002-gameevents_articles

* Just a reminder that E3 is missing due to technical limitations with our tools.

The GDC stays in the same range of media coverage as the Playstation Experience or the Paris Games Week (the one with the Sony Press Conference).

However, there is one metric on which it stays ahead.

I have mentioned in the past, we give different media outlets a score based on their Alexa ranking. The better the ranking, the higher the score, up to a maximum of 10. This score doesn’t feature very often in the blog post as it is not always relevant and I also try to keep things simple (even if sometimes I fail despite various experiments over on Twitter).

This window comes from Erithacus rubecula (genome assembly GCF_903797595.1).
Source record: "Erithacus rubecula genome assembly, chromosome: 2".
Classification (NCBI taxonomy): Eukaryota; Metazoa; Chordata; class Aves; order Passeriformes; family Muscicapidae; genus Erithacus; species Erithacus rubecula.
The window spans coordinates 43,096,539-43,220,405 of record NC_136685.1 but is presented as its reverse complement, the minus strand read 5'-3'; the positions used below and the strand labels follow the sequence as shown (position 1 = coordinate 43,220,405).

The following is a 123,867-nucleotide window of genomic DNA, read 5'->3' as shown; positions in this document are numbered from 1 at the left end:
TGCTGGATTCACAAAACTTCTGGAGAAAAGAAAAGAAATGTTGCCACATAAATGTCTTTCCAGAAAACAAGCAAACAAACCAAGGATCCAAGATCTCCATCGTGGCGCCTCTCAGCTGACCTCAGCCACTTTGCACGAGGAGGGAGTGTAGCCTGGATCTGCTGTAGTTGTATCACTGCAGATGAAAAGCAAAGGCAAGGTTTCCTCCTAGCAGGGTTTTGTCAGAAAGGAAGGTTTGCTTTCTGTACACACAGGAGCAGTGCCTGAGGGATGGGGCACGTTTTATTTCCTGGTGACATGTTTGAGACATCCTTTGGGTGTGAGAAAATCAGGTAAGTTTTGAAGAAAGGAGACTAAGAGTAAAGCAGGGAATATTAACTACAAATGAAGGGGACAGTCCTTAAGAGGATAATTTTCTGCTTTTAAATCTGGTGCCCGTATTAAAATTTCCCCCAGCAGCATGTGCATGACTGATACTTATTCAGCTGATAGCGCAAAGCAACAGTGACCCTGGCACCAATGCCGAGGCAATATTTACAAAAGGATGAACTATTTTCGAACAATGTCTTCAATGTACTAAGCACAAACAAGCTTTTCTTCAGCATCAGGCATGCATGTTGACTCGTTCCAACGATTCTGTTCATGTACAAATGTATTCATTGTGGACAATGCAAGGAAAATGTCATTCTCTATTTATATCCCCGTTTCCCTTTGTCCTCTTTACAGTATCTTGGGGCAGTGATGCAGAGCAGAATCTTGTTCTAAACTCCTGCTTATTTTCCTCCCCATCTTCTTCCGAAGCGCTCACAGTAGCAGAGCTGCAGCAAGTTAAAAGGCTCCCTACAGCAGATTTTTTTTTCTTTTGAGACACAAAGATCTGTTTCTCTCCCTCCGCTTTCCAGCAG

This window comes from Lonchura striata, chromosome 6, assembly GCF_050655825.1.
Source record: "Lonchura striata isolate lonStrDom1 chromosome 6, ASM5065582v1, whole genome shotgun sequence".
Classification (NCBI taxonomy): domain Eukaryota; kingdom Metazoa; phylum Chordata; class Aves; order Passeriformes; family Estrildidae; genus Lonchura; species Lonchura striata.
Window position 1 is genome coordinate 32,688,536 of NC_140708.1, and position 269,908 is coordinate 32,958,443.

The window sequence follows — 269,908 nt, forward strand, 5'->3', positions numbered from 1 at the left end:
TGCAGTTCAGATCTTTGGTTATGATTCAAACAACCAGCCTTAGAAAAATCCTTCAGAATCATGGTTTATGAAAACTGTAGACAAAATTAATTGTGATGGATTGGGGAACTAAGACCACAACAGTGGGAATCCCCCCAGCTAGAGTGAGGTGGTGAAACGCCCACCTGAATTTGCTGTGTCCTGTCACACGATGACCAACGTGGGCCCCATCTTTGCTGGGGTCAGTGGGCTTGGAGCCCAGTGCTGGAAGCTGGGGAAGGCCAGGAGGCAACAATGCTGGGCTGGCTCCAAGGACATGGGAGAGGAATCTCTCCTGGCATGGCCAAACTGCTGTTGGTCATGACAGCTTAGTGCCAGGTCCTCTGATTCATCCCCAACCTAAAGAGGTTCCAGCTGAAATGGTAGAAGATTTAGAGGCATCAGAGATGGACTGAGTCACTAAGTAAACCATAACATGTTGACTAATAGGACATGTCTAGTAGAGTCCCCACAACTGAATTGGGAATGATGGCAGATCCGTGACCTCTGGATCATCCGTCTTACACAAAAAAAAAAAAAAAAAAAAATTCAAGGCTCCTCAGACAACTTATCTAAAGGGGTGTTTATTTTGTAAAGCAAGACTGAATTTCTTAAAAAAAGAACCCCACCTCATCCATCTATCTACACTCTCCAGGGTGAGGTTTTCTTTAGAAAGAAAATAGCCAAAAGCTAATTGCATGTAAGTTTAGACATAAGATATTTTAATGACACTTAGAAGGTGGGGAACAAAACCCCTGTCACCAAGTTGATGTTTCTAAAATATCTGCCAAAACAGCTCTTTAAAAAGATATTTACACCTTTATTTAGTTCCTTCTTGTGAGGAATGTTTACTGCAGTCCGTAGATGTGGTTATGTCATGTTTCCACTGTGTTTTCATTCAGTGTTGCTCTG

The following graph shows the average score for the articles covering different game events. It is quite telling.

003-gameevents_averagescore

With the exception of the Playstation Experience 2015, the GDC is standing head and shoulders above the other events in terms of the profile of the media covering it. More articles are written that mention GDC from large websites than any other event, and this might be stemming from the professional dimension of the event.

Games engines media coverage comparison

More than any other event, GDC sees more announcements related to game engines and professional software and it is always interesting to see which one is coming on top each edition.

004-gdc_engines

This year was light on announcement around game engines, especially compared to last year. Crytek’s “Pay what you want” communication being the one standing out once the dust settled, but it still didn’t rock the world the way Unreal’s communication last year did.